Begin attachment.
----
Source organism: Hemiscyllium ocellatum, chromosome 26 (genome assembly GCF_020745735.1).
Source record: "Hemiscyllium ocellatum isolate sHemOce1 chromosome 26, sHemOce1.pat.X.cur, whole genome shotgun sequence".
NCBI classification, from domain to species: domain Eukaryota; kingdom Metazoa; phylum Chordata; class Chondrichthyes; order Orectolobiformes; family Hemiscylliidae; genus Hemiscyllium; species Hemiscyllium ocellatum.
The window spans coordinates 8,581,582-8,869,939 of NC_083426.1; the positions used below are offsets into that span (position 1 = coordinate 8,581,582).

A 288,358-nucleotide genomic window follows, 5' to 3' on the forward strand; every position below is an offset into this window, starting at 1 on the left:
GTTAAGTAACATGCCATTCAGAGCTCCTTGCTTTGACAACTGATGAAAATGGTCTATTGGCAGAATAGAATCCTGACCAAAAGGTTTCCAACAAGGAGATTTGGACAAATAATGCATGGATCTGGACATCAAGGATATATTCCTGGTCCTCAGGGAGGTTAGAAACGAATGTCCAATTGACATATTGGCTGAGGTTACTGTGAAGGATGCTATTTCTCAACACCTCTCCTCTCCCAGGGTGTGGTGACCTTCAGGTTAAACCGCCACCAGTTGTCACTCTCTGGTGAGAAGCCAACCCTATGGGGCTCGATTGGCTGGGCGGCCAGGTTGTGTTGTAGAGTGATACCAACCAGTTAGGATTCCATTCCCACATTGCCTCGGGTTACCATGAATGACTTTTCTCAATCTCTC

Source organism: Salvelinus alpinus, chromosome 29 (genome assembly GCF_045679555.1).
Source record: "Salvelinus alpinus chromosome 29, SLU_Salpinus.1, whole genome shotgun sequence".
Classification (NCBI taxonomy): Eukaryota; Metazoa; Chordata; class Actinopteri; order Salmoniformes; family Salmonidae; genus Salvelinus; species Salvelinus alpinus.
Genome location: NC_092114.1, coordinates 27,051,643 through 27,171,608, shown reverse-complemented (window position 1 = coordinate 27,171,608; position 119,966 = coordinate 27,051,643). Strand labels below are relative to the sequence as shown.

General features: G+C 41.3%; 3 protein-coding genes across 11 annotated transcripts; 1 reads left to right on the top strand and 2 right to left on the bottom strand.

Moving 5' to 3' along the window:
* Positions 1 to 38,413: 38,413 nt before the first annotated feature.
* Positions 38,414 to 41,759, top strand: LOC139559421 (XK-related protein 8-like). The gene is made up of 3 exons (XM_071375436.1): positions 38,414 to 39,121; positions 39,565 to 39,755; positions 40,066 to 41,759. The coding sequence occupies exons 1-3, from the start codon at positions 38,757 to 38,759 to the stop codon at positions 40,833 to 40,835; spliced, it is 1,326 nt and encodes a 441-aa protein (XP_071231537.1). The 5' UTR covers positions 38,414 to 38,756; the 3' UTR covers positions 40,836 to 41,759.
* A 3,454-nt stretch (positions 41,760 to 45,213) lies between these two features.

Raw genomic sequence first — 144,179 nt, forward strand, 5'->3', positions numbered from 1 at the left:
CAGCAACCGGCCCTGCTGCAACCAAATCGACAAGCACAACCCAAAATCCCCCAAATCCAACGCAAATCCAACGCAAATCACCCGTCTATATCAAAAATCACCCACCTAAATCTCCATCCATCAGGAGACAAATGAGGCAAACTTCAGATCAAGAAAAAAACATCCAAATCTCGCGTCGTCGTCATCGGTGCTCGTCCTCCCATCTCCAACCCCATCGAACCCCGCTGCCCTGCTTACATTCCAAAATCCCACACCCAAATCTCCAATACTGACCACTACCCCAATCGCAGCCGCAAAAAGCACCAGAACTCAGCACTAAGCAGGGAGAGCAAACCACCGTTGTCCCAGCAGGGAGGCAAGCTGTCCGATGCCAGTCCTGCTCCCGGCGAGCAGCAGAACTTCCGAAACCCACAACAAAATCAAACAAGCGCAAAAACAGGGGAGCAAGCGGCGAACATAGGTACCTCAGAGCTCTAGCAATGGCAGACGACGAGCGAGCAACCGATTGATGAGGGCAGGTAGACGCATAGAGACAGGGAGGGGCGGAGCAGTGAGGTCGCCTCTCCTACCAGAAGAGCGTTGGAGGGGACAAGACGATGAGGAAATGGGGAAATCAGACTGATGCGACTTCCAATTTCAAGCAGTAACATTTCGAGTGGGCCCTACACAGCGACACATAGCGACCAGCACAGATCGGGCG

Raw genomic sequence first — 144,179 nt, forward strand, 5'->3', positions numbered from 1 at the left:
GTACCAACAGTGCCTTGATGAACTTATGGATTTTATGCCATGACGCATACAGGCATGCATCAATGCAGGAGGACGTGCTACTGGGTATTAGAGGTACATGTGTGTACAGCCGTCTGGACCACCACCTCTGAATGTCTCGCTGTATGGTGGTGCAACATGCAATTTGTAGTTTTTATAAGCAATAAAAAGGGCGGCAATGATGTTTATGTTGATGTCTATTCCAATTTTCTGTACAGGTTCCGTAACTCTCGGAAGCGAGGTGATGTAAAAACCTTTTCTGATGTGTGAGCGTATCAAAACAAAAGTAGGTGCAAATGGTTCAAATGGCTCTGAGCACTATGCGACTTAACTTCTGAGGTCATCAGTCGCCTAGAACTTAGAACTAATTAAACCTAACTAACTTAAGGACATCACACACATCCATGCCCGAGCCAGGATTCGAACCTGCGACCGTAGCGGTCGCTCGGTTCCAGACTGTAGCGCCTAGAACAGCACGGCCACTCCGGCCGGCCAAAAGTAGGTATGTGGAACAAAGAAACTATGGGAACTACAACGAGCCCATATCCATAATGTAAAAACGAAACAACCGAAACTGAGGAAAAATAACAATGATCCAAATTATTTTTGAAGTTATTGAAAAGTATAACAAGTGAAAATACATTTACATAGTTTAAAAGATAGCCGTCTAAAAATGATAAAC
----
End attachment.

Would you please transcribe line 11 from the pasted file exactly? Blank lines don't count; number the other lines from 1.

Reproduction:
General features: G+C 41.3%; 3 protein-coding genes across 11 annotated transcripts; 1 reads left to right on the top strand and 2 right to left on the bottom strand.